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Declining to Decline: Aged Tough Guys in 'The Expendables' and 'The Expendables 2'

Lisa-Nike Bühring


Old age in western cultures under current neo-liberal ideology is increasingly linked to notions of decline, frailty and dependence as it is often equated with being unproductive and a burden to society. This case study is based on the belief that in order to change socio-cultural patterns one must first understand them. Consequently, this article aims to analyse the socio-cultural (re)production of narratives of ageing in general and particularly of narratives of male ageing – a topic often neglected in academic debates of ageing.

Mass media represent today a major source for the development and maintenance of hegemonic socio-cultural standards.  As such their products need to be taken seriously even if their content might seem superficial and frivolous. A critical analysis of the commercially highly successful Hollywood action films The Expendables and The Expendables 2 will shed light on the cultural narratives of male ageing revealed in the two films and subsequently support a better understanding of the strategies used to transform narratives of decline commonly linked to ageing into stories of success and progress.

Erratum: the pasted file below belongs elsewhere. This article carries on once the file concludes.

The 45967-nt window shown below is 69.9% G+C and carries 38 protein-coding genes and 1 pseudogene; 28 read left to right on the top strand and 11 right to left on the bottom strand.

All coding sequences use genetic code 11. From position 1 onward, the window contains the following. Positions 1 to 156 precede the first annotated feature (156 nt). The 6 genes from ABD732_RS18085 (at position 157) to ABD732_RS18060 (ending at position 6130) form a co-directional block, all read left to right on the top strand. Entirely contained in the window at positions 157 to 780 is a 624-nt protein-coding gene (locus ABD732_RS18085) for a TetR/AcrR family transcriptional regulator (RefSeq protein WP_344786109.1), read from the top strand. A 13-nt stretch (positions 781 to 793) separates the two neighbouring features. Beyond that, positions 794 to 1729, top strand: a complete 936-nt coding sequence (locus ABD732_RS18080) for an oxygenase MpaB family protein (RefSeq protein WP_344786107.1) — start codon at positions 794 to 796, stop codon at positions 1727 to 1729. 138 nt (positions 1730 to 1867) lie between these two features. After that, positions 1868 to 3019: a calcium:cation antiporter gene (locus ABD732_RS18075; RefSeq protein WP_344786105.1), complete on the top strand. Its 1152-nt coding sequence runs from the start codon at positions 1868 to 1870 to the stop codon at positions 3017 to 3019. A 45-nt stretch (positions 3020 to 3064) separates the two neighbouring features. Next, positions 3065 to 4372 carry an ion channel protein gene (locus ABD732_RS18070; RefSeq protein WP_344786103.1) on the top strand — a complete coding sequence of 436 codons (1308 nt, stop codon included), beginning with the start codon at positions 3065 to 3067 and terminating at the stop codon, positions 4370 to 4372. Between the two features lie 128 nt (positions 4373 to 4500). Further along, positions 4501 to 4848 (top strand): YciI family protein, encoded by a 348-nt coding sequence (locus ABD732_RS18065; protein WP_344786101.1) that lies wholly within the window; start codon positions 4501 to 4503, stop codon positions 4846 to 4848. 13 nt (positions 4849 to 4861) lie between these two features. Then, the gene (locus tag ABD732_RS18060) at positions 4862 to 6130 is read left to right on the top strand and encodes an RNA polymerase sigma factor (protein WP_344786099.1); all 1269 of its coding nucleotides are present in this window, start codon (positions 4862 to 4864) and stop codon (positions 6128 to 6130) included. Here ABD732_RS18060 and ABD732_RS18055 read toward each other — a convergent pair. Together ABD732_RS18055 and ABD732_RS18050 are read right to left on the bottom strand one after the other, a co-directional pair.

neo-liberalism, cultural narratives, ageism, hegemonic masculinity, action films, marginalisation

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